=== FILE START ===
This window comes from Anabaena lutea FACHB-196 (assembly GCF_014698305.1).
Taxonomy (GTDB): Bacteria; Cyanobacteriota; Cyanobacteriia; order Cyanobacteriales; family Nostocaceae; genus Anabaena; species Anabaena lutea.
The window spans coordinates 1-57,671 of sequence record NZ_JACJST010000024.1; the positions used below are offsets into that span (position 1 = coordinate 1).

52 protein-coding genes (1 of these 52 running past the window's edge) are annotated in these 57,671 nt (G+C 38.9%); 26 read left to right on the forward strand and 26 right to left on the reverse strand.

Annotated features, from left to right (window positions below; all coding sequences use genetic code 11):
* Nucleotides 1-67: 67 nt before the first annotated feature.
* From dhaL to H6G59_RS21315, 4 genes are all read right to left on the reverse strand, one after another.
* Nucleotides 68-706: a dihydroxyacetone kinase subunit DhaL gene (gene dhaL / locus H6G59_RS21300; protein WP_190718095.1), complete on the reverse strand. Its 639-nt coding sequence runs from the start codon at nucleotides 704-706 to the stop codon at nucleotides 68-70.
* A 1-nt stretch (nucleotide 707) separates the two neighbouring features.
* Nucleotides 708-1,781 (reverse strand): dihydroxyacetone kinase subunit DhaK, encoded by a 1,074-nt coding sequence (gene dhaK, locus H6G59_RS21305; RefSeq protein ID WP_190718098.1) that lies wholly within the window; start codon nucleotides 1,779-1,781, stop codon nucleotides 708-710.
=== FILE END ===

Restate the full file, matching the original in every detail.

This window comes from Anabaena lutea FACHB-196 (assembly GCF_014698305.1).
Taxonomy (GTDB): Bacteria; Cyanobacteriota; Cyanobacteriia; order Cyanobacteriales; family Nostocaceae; genus Anabaena; species Anabaena lutea.
The window spans coordinates 1-57,671 of sequence record NZ_JACJST010000024.1; the positions used below are offsets into that span (position 1 = coordinate 1).

52 protein-coding genes (1 of these 52 running past the window's edge) are annotated in these 57,671 nt (G+C 38.9%); 26 read left to right on the forward strand and 26 right to left on the reverse strand.

Annotated features, from left to right (window positions below; all coding sequences use genetic code 11):
* Nucleotides 1-67: 67 nt before the first annotated feature.
* From dhaL to H6G59_RS21315, 4 genes are all read right to left on the reverse strand, one after another.
* Nucleotides 68-706: a dihydroxyacetone kinase subunit DhaL gene (gene dhaL / locus H6G59_RS21300; protein WP_190718095.1), complete on the reverse strand. Its 639-nt coding sequence runs from the start codon at nucleotides 704-706 to the stop codon at nucleotides 68-70.
* A 1-nt stretch (nucleotide 707) separates the two neighbouring features.
* Nucleotides 708-1,781 (reverse strand): dihydroxyacetone kinase subunit DhaK, encoded by a 1,074-nt coding sequence (gene dhaK, locus H6G59_RS21305; RefSeq protein ID WP_190718098.1) that lies wholly within the window; start codon nucleotides 1,779-1,781, stop codon nucleotides 708-710.